Cognitopia Evolution: Then and Now

In many ways, Cognitopia got its start when our CEO and founder Tom Keating became the primary caregiver for his brother James who experienced autism. James moved from their parents’ home in New York to live with Tom and their other brother, Francis, in Eugene, Oregon in 1981.


After sharing different homes and apartments over the years, James developed the functional daily living skills to live in his own apartment, which he really wanted, but that could only happen with a fairly high level of daily support. To augment visits and check-ins that were happening one to three times a day, Tom configured a home automation sensor network for James’s apartment that could provide information on key events like whether or not James was home, what part of the house he was in, whether the shower had been used, and whether he was in bed.

“As his primary caregiver, I didn’t want to be in James’ space all the time, and he didn’t want me to be there all the time either,” Tom explained. “Having the sensor data gave me another tool to provide a kind of virtual support that gave him some room and gave me a certain peace of mind, especially when I had to travel and couldn’t be there as frequently.”

This early practical application of “smart home” assistive technology for supported living also integrated schedules and reminders through Picture Planner, a visual calendaring application that was developed through grant funding that Tom obtained from the US Department of Education. Picture Planner was designed to provide an image-based activity scheduling tool for users with significant cognitive disabilities.

Over time, the emergence of affordable mobile devices and the advent of smartphones led Tom to develop an entire suite of web-based tools for scheduling, reminders, goal management, person-centered planning, and task analysis—the Cognitopia Platform for Self-Determination. Picture Planner is no longer available in its original version but is being redeveloped as one of the Cognitopia applications. A key feature of the Cognitopia Platform remains the virtual support capabilities it offers to teachers and caregivers. As a web-based platform, it leverages the power of modern mobile devices and increasingly ubiquitous internet connectivity.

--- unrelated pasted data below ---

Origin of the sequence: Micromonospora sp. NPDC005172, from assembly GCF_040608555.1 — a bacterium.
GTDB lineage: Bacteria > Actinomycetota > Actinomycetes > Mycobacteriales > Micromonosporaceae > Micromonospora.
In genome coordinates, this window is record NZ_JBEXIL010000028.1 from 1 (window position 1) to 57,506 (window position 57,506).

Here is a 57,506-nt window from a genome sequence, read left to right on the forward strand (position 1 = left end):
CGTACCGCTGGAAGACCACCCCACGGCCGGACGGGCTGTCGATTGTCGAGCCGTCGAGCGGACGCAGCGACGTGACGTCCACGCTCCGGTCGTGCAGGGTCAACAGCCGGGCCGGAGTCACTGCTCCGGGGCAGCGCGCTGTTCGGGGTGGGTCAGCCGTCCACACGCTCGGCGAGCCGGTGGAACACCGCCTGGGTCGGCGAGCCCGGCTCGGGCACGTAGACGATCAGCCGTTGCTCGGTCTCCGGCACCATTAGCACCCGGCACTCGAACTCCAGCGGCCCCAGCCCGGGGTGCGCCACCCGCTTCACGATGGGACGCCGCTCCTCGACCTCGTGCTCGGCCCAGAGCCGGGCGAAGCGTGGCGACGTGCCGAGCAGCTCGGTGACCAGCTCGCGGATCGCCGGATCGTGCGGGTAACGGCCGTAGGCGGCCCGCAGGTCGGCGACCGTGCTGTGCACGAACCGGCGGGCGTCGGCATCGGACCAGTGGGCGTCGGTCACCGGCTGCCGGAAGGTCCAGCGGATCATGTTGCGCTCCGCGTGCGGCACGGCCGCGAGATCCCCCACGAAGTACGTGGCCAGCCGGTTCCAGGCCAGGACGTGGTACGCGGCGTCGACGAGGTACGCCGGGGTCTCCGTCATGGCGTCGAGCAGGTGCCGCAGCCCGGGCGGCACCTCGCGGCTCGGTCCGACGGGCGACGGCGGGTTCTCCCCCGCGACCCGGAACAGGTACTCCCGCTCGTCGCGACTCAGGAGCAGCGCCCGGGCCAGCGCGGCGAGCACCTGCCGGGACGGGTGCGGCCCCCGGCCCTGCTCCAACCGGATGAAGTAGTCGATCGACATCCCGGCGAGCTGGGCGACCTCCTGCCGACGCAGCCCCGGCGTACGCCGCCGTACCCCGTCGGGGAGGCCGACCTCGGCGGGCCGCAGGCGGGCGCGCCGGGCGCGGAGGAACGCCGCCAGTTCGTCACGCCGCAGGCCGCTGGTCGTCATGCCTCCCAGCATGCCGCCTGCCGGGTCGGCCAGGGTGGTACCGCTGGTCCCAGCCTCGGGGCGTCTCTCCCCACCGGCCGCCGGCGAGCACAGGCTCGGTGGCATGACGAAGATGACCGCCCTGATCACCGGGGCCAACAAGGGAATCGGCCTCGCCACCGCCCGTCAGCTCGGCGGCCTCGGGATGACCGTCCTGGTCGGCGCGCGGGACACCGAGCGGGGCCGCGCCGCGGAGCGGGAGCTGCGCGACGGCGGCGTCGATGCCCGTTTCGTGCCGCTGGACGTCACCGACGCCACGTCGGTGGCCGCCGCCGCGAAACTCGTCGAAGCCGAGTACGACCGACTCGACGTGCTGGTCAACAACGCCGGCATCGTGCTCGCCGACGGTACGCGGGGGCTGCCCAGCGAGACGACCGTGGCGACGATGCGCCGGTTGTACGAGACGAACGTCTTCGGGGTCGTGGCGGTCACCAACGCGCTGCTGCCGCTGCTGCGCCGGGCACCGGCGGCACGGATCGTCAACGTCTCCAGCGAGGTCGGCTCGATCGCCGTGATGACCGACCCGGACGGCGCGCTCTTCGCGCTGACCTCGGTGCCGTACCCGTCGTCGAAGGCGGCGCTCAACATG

In this video, Tom illustrates components of a poster he created to showcase the key components of James’ home sensor network and talks about the evolution of the company and the Cognitopia Platform of apps currently available today.

For more information, visit Cognitopia.com.

Julie Henning

Julie Henning has been with Cognitopia since 2015. In that time, she has been involved in customer support, training, marketing, documentation, social media, and data collection. Some of her favorite projects have been mentoring our videographer intern, Nate, and weekly classroom testing and curriculum development for the many students in the 4J Connections Transition program. She works closely with Eugene-based SLLEA (Smart Living, Learning & Earning with Autism) to integrate Cognitopia’s self-management tools into the organization and structure design input and support platform implementation. Professionally, Julie has over twenty years’ experience working in engineering, technology, software development, and journalism; a path made possible with two degrees in Technical Communication: a BS from the Milwaukee School of Engineering and a MS from Colorado State University. A single mom of three high schoolers (grades 9, 10, and 11), Julie has introduced Cognitopia to terms such as “sick” and “yeet,” while overseeing the office coffee consumption. In her free time, she enjoys playing recreational soccer, improv comedy, and traveling.

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